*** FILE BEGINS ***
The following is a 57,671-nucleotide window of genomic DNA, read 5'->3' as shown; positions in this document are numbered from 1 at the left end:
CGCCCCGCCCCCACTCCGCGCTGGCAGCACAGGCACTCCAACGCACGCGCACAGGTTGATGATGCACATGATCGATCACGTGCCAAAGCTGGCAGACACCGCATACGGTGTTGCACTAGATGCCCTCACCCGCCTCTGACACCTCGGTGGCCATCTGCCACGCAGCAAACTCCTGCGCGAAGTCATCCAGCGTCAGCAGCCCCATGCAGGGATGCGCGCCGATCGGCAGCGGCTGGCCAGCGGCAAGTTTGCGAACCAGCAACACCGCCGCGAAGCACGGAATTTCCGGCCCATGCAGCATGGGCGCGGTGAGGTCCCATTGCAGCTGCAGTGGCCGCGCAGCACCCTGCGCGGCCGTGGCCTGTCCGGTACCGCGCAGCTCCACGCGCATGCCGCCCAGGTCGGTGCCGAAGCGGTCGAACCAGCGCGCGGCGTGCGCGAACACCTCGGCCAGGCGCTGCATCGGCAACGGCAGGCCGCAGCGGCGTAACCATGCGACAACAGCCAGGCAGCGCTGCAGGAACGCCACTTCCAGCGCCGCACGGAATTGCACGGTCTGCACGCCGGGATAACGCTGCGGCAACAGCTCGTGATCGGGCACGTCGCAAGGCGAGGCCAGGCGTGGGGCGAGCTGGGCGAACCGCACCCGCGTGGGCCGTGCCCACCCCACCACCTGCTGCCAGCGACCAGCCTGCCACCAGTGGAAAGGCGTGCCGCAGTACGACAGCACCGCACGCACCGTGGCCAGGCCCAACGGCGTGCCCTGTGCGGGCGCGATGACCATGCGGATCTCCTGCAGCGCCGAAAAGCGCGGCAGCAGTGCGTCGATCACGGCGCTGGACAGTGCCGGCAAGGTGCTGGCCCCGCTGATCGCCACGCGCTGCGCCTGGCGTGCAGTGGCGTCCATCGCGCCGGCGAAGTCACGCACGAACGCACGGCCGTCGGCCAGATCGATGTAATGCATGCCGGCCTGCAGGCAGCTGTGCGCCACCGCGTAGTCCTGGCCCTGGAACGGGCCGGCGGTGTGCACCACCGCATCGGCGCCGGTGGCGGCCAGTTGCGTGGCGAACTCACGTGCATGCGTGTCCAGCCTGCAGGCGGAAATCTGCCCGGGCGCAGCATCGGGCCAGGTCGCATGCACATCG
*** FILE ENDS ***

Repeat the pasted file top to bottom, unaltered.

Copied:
The following is a 57,671-nucleotide window of genomic DNA, read 5'->3' as shown; positions in this document are numbered from 1 at the left end:
CGCCCCGCCCCCACTCCGCGCTGGCAGCACAGGCACTCCAACGCACGCGCACAGGTTGATGATGCACATGATCGATCACGTGCCAAAGCTGGCAGACACCGCATACGGTGTTGCACTAGATGCCCTCACCCGCCTCTGACACCTCGGTGGCCATCTGCCACGCAGCAAACTCCTGCGCGAAGTCATCCAGCGTCAGCAGCCCCATGCAGGGATGCGCGCCGATCGGCAGCGGCTGGCCAGCGGCAAGTTTGCGAACCAGCAACACCGCCGCGAAGCACGGAATTTCCGGCCCATGCAGCATGGGCGCGGTGAGGTCCCATTGCAGCTGCAGTGGCCGCGCAGCACCCTGCGCGGCCGTGGCCTGTCCGGTACCGCGCAGCTCCACGCGCATGCCGCCCAGGTCGGTGCCGAAGCGGTCGAACCAGCGCGCGGCGTGCGCGAACACCTCGGCCAGGCGCTGCATCGGCAACGGCAGGCCGCAGCGGCGTAACCATGCGACAACAGCCAGGCAGCGCTGCAGGAACGCCACTTCCAGCGCCGCACGGAATTGCACGGTCTGCACGCCGGGATAACGCTGCGGCAACAGCTCGTGATCGGGCACGTCGCAAGGCGAGGCCAGGCGTGGGGCGAGCTGGGCGAACCGCACCCGCGTGGGCCGTGCCCACCCCACCACCTGCTGCCAGCGACCAGCCTGCCACCAGTGGAAAGGCGTGCCGCAGTACGACAGCACCGCACGCACCGTGGCCAGGCCCAACGGCGTGCCCTGTGCGGGCGCGATGACCATGCGGATCTCCTGCAGCGCCGAAAAGCGCGGCAGCAGTGCGTCGATCACGGCGCTGGACAGTGCCGGCAAGGTGCTGGCCCCGCTGATCGCCACGCGCTGCGCCTGGCGTGCAGTGGCGTCCATCGCGCCGGCGAAGTCACGCACGAACGCACGGCCGTCGGCCAGATCGATGTAATGCATGCCGGCCTGCAGGCAGCTGTGCGCCACCGCGTAGTCCTGGCCCTGGAACGGGCCGGCGGTGTGCACCACCGCATCGGCGCCGGTGGCGGCCAGTTGCGTGGCGAACTCACGTGCATGCGTGTCCAGCCTGCAGGCGGAAATCTGCCCGGGCGCAGCATCGGGCCAGGTCGCATGCACATCG